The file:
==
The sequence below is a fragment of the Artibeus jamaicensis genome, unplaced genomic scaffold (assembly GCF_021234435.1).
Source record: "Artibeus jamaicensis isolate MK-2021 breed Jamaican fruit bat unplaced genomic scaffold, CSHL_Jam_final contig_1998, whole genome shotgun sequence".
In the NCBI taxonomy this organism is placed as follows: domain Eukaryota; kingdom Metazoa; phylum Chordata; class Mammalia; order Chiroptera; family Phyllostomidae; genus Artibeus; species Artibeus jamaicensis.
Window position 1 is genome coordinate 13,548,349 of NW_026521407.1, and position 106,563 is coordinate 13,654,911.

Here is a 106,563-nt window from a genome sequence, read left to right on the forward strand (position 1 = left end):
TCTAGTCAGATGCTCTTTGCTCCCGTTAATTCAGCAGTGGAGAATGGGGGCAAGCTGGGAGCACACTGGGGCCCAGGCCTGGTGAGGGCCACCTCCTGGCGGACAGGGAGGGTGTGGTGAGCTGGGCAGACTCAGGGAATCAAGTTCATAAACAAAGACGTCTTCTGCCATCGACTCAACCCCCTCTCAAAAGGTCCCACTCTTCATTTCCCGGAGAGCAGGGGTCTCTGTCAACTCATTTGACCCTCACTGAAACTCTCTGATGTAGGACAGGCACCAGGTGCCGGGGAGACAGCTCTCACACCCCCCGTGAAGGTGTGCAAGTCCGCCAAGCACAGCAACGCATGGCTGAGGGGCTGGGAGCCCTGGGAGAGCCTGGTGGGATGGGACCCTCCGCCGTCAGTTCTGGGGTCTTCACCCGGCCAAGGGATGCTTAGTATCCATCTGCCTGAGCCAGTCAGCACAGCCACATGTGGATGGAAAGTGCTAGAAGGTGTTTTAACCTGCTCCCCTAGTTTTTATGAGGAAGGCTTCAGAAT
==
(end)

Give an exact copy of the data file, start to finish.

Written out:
The sequence below is a fragment of the Artibeus jamaicensis genome, unplaced genomic scaffold (assembly GCF_021234435.1).
Source record: "Artibeus jamaicensis isolate MK-2021 breed Jamaican fruit bat unplaced genomic scaffold, CSHL_Jam_final contig_1998, whole genome shotgun sequence".
In the NCBI taxonomy this organism is placed as follows: domain Eukaryota; kingdom Metazoa; phylum Chordata; class Mammalia; order Chiroptera; family Phyllostomidae; genus Artibeus; species Artibeus jamaicensis.
Window position 1 is genome coordinate 13,548,349 of NW_026521407.1, and position 106,563 is coordinate 13,654,911.

Here is a 106,563-nt window from a genome sequence, read left to right on the forward strand (position 1 = left end):
TCTAGTCAGATGCTCTTTGCTCCCGTTAATTCAGCAGTGGAGAATGGGGGCAAGCTGGGAGCACACTGGGGCCCAGGCCTGGTGAGGGCCACCTCCTGGCGGACAGGGAGGGTGTGGTGAGCTGGGCAGACTCAGGGAATCAAGTTCATAAACAAAGACGTCTTCTGCCATCGACTCAACCCCCTCTCAAAAGGTCCCACTCTTCATTTCCCGGAGAGCAGGGGTCTCTGTCAACTCATTTGACCCTCACTGAAACTCTCTGATGTAGGACAGGCACCAGGTGCCGGGGAGACAGCTCTCACACCCCCCGTGAAGGTGTGCAAGTCCGCCAAGCACAGCAACGCATGGCTGAGGGGCTGGGAGCCCTGGGAGAGCCTGGTGGGATGGGACCCTCCGCCGTCAGTTCTGGGGTCTTCACCCGGCCAAGGGATGCTTAGTATCCATCTGCCTGAGCCAGTCAGCACAGCCACATGTGGATGGAAAGTGCTAGAAGGTGTTTTAACCTGCTCCCCTAGTTTTTATGAGGAAGGCTTCAGAAT